Nigeria: The Challenge of Leadership

​Leadership is the art of motivating a group of people toward achieving a common goal or purpose.

A leader ought to be an inspirator and galvanizer to those who trust and bestow responsibility on him to lead.

A leader must be humble, a good listener, compassionate, firm, progressive, disciplined, transparent, selfless, and accountable.
He must be democratic and just, fair-minded, and see the entire people as his own.

These qualities are qualities that leaders need to manifest and practicalize to push their followers to empathize, support, and believe in their vision.
When followers of a leader perceive him to be an embodiment of virtues, the discipline he will inspire, they will come to follow his path.
These are the type of leaders that have transformed their societies since time immemorial.

We have numerous examples of inspirational and visionary leaders who have transformed their countries.
Within four decades, Lee Kuan Yew of Singapore transformed an economic backwater with little or no resources into an advanced and economically advanced country.

We have seen great Leaders like Mao Zedong; Hua Guofeng; Hu Yaobang; Zhou Enlai; Li Peng, and Wen Jiabao, that run China since the 1940s. These leaders with vision miraculously transformed China from a feudal, backward, and emerging country within five decades to a world superpower that, when it sneers, the entire world trembles.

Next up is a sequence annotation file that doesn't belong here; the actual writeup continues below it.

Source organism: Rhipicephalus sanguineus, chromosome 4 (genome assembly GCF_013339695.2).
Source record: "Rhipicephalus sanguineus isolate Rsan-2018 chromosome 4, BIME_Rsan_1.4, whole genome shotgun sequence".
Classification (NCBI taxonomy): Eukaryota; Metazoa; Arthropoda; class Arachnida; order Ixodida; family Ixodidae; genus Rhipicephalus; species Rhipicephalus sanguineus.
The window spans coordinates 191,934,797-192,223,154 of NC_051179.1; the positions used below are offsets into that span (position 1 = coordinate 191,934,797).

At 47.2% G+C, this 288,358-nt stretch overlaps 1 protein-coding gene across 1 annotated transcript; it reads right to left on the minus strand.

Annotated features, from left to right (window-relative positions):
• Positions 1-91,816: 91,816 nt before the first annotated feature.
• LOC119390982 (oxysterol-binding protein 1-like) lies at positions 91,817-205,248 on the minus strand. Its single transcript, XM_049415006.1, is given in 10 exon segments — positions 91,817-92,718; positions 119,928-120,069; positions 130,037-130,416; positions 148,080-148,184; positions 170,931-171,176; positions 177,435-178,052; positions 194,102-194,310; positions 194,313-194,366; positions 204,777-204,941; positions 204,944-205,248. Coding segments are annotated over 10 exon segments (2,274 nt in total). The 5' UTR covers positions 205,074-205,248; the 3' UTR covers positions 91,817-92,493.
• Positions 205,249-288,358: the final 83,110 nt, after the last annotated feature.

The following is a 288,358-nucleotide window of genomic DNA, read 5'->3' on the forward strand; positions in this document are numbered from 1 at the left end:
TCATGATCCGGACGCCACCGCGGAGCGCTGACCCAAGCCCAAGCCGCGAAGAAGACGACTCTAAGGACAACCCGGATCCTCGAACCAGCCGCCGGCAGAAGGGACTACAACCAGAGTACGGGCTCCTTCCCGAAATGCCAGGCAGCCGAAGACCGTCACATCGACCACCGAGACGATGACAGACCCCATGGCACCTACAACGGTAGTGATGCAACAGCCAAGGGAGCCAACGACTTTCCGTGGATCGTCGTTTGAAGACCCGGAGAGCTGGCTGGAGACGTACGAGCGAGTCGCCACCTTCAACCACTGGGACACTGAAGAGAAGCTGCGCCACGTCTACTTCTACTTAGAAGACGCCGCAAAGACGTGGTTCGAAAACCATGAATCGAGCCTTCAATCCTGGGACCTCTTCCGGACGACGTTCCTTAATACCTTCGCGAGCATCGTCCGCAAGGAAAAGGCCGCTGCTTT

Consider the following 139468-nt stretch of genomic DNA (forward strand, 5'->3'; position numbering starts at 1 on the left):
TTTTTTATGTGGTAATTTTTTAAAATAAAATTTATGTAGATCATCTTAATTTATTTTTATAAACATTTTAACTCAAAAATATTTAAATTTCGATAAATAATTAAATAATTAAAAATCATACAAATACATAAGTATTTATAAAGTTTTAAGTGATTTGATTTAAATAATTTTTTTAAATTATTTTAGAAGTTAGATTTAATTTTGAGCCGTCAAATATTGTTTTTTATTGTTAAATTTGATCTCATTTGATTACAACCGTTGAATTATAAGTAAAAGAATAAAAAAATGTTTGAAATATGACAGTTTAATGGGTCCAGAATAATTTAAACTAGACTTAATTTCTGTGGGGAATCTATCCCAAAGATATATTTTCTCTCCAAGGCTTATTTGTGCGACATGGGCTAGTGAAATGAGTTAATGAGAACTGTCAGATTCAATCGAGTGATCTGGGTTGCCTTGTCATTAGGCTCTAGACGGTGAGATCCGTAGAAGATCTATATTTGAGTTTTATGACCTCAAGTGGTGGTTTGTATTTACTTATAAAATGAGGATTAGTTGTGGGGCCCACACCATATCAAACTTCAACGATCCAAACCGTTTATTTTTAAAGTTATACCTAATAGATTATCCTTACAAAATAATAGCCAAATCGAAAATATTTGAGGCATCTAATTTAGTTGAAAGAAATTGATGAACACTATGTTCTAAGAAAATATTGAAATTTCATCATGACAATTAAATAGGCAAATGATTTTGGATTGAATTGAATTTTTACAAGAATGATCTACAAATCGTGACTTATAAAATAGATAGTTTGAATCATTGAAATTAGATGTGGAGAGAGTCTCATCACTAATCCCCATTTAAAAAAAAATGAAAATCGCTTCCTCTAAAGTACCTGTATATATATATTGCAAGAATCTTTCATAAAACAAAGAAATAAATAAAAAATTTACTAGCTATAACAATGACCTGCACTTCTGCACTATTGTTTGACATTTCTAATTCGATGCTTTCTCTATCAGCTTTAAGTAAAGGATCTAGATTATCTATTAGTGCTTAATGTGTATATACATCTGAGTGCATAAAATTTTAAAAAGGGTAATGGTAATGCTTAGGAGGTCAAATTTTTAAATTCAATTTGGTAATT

Here in Africa, we have seen the great work done by President Paul Kagame of Rwanda. He has, under three decades, transformed massively a country that was in the past racked by ethnic strife, civil wars, genocide, and instability.
However, we have seen that Nigeria has never had the type of leadership that has transformed other countries.

It is not too late to begin the search to identify such leadership potentials in Nigeria. It is incumbent on us to identify people with such qualities at the various levels or segments of society.

I believe a leader certainly needs good followership to propel him into not abandoning his principle and vision for his country.
Where a leader is has a followership that is cynical and doesn’t agree with his vision or it is likely that he cannot bring his vision into actuality.

The problem of bad leaders that Nigeria grappled with and confronted in the past 60 years can be situated on the failure of Nigerians to be good followers and have failed to identify the leadership with the capacity to lead them to the promised land.

The young people that constitute the majority of the population must use democratic methods and information communication technology to identify leaders that will come to them to canvass support. They must shun ego-centric power mongers and those who will want to go into public office to use it as an avenue to accumulate obscene wealth to the detriment of the followership.

In conclusion, good followership is intertwined and committed with a good leader. They are like siamese twins. They complement each other.
I, therefore, fervently believed, that with the right mix of leadership and followership, Nigeria will blossom in no short time, shake off its lethargy and become a world power. Nigeria has all it takes: a huge population, enormous resources, intelligent, hardworking, and energic people, diversity of cultures, etc., to take its rightful place in the nations’ comity.

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